Even though people walk everyday, locomotion is controlled subconsciously and is a very complicated motion. Getting a computer to simulate human locomotion on a graphics display is a greater challenge than might first appear. This is due to the fact that observers may not be able to characterize what makes a gait (walking pattern) "real", but they are quick to note when it is not.
This work investigates the use of rotoscoping (motion digitization) and higher-level hierarchical dynamic simulation as tools for animating human figure gait instead of traditional key-framing. Previous approaches for human figure animation are reviewed. A hierarchical high-level inverse-dynamic control strategy is discussed. Biomechanical knowledge about the locomotion cycle determines the forces and torques that derive the dynamic model of legs to produce a natural animation. Lagrangian dynamics is applied to a human figure linked-structure model to iteratively compute joint forces and torques. Only Linear path, sagittal plane locomotion is considered during the simulation. Kinematic cosmetics based on the determinants of gait are used to compensate for the coronal and transverse plans.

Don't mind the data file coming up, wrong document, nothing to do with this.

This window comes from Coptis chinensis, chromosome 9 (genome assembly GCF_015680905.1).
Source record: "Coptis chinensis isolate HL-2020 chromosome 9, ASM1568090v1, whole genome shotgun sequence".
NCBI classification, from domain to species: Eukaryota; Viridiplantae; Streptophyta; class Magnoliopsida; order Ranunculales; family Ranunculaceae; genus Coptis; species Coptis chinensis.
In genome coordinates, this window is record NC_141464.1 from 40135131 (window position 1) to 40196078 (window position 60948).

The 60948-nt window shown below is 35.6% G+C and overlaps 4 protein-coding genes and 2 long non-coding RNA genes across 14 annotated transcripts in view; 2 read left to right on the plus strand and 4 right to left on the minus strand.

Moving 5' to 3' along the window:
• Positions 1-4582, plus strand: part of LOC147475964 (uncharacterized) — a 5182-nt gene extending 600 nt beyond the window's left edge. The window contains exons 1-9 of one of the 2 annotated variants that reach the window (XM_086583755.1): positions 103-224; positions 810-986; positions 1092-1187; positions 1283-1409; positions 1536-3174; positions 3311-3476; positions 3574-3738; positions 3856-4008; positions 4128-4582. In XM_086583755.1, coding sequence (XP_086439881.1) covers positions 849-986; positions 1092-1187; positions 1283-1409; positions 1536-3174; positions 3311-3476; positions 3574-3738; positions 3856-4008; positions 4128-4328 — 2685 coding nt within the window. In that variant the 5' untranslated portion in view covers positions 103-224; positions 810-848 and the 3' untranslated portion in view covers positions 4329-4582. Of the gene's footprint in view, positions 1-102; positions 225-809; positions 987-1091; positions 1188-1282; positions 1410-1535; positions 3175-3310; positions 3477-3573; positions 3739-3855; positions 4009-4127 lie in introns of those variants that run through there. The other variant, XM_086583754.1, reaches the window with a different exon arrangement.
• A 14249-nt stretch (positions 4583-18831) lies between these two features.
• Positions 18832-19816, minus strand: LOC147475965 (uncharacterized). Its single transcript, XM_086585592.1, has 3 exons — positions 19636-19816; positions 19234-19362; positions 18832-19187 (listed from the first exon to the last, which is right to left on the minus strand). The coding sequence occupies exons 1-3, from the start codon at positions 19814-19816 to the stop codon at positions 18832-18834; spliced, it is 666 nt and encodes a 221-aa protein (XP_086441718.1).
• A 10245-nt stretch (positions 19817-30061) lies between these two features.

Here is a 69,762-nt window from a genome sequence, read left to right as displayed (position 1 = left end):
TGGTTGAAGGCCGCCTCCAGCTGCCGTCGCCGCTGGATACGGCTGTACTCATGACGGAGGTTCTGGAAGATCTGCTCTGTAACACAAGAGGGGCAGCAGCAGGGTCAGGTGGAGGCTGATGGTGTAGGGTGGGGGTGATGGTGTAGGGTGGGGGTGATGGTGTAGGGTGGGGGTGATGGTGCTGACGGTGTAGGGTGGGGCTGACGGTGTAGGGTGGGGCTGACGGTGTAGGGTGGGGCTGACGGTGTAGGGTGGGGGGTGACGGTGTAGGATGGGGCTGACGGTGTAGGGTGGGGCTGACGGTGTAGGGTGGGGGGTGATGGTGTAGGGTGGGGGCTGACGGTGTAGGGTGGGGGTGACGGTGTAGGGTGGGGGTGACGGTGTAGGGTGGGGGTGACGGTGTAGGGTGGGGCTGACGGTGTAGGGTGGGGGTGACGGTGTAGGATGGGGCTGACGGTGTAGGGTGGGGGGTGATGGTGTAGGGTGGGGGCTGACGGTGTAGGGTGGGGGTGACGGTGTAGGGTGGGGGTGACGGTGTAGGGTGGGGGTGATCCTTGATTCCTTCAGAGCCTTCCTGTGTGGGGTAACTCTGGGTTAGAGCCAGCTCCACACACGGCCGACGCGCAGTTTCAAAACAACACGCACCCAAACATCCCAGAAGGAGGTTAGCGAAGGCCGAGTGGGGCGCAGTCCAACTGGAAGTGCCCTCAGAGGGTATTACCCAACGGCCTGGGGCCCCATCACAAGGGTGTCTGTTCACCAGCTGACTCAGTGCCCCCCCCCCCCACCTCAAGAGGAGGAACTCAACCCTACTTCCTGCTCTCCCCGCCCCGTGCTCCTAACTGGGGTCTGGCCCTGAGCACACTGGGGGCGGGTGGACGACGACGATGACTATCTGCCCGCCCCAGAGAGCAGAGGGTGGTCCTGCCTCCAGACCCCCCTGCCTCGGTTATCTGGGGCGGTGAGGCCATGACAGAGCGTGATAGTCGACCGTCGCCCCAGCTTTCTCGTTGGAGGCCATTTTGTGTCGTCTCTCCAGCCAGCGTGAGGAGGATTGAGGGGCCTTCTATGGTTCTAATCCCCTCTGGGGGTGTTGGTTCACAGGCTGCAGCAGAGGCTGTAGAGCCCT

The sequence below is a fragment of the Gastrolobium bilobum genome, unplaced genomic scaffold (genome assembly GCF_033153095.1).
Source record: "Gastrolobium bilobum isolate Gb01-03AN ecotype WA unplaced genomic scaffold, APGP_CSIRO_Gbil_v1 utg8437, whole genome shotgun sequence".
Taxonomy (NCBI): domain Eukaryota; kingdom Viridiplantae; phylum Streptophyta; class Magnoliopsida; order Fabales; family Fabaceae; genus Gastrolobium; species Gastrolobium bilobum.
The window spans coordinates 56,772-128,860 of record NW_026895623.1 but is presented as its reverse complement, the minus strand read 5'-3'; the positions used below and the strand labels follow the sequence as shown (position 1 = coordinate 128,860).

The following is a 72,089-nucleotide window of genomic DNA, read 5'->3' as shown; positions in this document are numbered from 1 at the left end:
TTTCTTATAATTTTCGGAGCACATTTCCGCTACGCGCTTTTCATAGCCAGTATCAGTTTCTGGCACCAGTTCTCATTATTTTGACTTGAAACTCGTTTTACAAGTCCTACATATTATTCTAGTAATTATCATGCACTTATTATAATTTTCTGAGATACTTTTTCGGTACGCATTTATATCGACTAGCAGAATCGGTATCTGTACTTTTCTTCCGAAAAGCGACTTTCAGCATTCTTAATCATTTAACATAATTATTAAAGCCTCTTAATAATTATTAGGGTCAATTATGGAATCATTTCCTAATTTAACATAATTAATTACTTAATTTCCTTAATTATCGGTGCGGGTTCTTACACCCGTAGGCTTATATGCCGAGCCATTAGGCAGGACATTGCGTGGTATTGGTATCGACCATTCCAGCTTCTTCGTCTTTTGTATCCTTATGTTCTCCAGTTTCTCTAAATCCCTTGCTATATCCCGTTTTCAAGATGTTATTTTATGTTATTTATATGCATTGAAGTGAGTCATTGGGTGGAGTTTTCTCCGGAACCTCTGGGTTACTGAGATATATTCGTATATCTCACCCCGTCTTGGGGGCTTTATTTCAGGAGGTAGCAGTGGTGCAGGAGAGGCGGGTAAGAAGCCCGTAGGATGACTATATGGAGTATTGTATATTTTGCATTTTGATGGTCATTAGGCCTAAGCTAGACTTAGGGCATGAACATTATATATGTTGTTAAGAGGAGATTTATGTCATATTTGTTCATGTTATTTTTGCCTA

An implementation of rotoscoping and dynamic control is described. A variety of smooth human walks are generated with very little effort depending on few specifications, such as step length and velocity. Alot of numerical speedup measures have been employed to produce almost real-time human walking animation on PCs. For rotoscoping a marker tracker program was developed which could extract locomotion parameters and attributes from captured motion. Extracted parameters could be used to initialize the dynamic model to generate a walking sequence similar to the captured one. This research illustrates the superiority of the presented kinematic-dynamic approach, and concludes with future work recommendations.
A considerable part of this research is based on the work of A. Bruderlin and T. Calvert, "Goal-directed dynamic animation of human walking", Computer Graphics, 23(3):233-242, July 1989, and their Life Forms system.
Copies of the executables, body contours, and walking traces for the Marker Tracker program and the Walker program are available for instructionl purposes upon request.